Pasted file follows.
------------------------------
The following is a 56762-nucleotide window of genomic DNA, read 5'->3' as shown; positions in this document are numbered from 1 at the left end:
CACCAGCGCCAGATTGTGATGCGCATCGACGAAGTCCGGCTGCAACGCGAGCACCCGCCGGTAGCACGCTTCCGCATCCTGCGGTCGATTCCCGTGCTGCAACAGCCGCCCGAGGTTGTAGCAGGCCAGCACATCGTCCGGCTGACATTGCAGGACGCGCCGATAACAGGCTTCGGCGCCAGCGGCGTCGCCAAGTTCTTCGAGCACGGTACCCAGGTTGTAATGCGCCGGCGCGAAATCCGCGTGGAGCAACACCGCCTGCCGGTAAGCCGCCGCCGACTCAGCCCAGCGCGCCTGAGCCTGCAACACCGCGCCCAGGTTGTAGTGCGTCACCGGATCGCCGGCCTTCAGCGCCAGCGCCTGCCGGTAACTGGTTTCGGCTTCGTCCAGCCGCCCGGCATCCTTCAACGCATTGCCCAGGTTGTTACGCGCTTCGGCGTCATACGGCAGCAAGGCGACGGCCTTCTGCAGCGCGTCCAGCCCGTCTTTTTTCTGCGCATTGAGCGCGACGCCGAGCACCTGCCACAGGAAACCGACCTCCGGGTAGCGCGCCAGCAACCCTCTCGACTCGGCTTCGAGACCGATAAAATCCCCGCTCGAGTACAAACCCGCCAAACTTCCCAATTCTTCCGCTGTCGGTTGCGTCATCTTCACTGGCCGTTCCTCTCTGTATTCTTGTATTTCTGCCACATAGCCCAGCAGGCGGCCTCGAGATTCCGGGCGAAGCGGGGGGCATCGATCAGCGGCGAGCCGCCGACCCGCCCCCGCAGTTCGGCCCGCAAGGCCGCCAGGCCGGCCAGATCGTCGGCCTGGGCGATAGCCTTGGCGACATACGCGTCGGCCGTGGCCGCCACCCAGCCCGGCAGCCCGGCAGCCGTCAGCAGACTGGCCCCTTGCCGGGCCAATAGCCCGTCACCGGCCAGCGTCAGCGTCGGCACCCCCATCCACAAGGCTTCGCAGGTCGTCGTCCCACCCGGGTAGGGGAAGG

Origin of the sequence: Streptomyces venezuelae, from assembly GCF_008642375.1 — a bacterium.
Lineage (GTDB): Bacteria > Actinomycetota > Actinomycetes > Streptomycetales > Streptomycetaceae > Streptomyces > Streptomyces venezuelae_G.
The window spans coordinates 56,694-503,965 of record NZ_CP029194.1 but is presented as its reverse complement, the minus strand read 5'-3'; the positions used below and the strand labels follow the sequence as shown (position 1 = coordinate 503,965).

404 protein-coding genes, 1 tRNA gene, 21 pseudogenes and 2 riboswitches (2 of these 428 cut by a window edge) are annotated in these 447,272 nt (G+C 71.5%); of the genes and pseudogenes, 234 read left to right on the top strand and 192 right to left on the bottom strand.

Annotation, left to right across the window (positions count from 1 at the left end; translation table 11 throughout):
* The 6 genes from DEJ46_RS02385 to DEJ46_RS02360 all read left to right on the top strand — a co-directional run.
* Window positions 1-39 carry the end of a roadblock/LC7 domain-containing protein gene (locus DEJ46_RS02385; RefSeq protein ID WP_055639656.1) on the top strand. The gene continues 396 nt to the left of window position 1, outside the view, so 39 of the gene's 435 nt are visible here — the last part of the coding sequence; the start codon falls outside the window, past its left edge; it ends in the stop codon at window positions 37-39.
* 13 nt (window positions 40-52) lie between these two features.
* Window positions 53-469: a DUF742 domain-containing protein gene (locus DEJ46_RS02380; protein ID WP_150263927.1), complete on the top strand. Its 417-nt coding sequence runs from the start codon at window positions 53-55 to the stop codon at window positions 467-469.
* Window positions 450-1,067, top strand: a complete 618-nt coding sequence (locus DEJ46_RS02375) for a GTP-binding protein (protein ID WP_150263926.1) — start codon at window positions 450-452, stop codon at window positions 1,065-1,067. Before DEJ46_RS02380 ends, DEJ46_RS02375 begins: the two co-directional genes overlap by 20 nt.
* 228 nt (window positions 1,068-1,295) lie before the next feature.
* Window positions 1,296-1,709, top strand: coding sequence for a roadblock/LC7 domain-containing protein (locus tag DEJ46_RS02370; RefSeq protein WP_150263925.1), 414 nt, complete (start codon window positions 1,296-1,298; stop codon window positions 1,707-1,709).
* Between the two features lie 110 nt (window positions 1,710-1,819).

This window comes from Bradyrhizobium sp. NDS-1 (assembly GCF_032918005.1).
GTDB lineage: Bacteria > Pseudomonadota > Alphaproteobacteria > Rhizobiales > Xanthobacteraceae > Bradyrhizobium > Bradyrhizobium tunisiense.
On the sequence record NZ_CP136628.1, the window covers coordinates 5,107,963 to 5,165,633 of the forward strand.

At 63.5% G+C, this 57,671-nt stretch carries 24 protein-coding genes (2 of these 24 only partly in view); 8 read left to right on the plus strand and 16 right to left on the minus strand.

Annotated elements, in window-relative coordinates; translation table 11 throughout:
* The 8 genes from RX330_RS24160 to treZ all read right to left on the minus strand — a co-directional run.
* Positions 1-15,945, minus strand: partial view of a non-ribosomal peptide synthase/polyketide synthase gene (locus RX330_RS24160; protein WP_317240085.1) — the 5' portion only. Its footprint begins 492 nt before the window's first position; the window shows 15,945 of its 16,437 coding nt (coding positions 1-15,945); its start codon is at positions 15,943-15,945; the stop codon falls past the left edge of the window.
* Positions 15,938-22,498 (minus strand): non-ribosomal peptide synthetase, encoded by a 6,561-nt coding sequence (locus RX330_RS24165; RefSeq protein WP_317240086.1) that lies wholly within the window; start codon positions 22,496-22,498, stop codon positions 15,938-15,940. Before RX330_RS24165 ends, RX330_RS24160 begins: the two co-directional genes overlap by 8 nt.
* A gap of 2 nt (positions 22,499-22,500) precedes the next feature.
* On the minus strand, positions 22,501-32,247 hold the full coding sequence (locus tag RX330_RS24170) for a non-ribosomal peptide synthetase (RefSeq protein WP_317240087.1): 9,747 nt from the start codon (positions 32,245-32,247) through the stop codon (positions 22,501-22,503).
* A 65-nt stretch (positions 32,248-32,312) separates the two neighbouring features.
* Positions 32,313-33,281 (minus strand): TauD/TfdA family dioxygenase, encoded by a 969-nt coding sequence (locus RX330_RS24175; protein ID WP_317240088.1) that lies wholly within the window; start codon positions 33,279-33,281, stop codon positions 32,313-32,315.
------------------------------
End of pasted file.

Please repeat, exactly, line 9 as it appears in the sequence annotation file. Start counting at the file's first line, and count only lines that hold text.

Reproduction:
* Window positions 1-39 carry the end of a roadblock/LC7 domain-containing protein gene (locus DEJ46_RS02385; RefSeq protein ID WP_055639656.1) on the top strand. The gene continues 396 nt to the left of window position 1, outside the view, so 39 of the gene's 435 nt are visible here — the last part of the coding sequence; the start codon falls outside the window, past its left edge; it ends in the stop codon at window positions 37-39.